Summary of first-time homebuyer tax credit
modified adjusted gross income, or MAGI, on your federal tax return must
be less than $75,000 if you're single or a married head of household, or $150,000
if you're married and filing a joint tax return with your spouse. MAGI is a technical
term that's defined by the IRS, so you should consult a tax professional if you're
not certain you meet this test.
8. If you're single or a
married head of household and your MAGI is more than $75,000, but less
than $95,000, you may get a partial credit subject to a complicated formula. The
same is true if you're married, filing jointly, and your MAGI is more than $150,000,
but less than $170,000. If your MAGI is more than those limits, you're not eligible.
Technically, the credit is equal to 10 percent of the purchase price of the home,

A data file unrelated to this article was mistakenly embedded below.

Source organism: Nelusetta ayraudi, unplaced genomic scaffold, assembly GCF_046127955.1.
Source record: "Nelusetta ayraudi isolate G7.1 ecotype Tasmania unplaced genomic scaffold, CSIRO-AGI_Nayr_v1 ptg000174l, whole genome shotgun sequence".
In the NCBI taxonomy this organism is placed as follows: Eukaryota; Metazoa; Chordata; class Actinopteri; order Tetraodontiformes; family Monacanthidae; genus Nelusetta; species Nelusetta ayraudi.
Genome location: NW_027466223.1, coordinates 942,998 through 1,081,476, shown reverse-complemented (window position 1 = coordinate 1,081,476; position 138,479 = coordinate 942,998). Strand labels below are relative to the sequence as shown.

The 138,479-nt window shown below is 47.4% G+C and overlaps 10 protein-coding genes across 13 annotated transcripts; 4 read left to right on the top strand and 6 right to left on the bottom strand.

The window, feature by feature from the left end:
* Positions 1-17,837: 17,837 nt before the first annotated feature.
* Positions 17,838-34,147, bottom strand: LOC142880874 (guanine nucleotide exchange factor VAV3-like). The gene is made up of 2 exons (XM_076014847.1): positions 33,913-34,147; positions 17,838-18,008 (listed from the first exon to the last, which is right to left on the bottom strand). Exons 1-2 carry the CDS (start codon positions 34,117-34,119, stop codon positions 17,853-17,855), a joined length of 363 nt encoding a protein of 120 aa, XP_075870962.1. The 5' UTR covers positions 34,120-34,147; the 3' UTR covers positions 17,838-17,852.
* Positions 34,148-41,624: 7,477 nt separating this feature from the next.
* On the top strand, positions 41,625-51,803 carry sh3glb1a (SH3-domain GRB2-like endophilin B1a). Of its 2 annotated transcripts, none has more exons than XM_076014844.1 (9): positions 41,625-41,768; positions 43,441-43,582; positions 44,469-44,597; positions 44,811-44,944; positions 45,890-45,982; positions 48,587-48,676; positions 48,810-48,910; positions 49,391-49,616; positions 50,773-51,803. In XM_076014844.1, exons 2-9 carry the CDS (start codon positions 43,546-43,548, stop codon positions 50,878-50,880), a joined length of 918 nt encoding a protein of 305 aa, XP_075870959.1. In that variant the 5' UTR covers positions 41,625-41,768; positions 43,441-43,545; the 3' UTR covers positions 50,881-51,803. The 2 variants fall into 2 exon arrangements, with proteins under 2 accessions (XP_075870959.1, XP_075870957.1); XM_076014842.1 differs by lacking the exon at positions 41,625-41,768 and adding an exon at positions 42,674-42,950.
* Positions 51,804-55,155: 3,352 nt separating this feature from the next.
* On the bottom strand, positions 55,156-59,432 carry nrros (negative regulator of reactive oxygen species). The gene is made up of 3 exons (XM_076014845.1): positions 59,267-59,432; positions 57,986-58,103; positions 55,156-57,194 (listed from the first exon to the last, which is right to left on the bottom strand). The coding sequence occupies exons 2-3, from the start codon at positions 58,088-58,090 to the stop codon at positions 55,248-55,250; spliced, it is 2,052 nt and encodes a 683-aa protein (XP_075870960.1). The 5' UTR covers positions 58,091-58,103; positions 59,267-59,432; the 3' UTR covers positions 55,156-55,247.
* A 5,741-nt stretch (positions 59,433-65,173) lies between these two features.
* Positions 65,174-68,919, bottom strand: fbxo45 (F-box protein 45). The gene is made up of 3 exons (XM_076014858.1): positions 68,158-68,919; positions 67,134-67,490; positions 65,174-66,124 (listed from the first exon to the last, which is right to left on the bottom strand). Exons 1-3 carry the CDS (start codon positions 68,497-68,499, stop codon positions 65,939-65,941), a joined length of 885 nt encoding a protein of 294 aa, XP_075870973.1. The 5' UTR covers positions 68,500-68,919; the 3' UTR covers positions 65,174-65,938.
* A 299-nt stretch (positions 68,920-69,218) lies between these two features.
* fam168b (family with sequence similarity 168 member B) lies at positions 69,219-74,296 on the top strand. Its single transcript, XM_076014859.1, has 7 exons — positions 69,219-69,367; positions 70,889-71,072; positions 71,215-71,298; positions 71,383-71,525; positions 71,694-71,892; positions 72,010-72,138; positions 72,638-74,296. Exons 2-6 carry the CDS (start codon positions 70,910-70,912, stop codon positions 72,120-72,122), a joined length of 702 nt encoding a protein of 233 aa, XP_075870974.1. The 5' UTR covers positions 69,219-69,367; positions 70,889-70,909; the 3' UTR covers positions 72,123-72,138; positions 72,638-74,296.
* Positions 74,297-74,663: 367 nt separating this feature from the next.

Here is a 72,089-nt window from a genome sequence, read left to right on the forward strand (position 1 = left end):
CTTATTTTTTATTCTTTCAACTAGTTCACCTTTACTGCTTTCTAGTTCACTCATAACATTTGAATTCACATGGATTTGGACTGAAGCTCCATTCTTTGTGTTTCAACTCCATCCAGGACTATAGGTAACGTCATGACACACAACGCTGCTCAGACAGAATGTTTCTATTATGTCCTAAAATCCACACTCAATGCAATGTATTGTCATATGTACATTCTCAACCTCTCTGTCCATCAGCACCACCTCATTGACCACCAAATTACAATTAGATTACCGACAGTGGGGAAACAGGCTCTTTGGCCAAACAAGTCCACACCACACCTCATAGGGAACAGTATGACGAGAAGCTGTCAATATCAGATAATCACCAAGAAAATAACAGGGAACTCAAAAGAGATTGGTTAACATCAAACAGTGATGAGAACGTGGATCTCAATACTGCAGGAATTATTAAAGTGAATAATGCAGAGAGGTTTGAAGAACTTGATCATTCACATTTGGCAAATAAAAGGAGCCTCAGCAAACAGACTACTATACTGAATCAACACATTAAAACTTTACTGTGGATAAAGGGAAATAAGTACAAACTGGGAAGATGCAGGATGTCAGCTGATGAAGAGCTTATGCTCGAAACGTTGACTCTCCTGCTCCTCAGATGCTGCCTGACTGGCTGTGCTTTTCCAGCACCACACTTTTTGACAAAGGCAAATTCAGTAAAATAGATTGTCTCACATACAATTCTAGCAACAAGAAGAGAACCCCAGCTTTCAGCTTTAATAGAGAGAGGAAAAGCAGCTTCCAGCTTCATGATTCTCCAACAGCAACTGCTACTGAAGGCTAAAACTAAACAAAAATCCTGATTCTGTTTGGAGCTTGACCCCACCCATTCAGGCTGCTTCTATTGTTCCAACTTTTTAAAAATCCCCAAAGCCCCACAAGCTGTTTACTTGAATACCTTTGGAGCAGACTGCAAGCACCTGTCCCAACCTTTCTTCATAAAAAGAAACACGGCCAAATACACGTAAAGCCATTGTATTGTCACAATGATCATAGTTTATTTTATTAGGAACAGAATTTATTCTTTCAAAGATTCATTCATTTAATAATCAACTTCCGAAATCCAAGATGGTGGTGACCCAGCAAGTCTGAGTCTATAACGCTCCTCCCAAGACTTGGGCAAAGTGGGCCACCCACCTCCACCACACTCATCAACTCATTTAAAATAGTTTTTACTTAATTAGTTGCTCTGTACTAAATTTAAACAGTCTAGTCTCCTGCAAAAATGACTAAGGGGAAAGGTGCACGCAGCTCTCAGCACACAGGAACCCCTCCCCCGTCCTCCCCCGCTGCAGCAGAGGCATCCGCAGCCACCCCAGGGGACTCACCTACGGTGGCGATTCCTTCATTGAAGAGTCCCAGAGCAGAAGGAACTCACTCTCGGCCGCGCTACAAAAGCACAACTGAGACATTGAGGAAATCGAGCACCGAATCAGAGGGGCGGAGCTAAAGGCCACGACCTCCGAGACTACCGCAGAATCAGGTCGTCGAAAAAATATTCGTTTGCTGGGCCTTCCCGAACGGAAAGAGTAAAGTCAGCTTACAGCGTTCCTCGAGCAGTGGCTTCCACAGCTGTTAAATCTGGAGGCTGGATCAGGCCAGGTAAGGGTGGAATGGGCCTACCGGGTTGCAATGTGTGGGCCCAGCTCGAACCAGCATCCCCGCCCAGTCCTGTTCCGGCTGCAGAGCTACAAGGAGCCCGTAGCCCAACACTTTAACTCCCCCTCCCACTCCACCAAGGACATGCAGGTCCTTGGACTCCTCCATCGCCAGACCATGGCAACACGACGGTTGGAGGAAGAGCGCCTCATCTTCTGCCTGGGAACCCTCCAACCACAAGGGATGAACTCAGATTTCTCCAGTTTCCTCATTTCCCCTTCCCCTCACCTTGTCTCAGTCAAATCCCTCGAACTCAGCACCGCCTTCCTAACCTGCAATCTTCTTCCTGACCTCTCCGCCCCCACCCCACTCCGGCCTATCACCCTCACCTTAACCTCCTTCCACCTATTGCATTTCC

up to a maximum of $7,500. Thus, if the home is worth less than $75,000, the maximum
credit is 10 percent of the price, and if the home is worth $75,000 or more, the
maximum credit is $7,500. Married couples who file separate tax returns can claim
half the credit on each return.
The home must be purchased on or after April 9, 2008, but before July 1,
2009. Since the law was enacted July 30, 2008, part of that time frame is retroactive.
That means if you already bought a home after April 9, 2008, but before July 30,
2008, you can still take the credit.
If you buy a home in the first half of 2009, you can elect to claim the
credit on your 2008 tax return. That way, you'll receive the money sooner, but
the payback schedule will begin sooner as well. Tip: If your MAGI is over the
limit for the full credit in either 2008 or 2009, you can claim the credit in
the other year to maximize your benefit.
The credit cannot be used with mortgage-revenue bond financing or the Washington,
D.C., first-time homebuyer tax credit.
For more information,
check these two resources:
National Association of Home Builders:
National Association of Realtors:
Homebuyer Tax Credit - FAQ
and Economic Recovery Act of 2008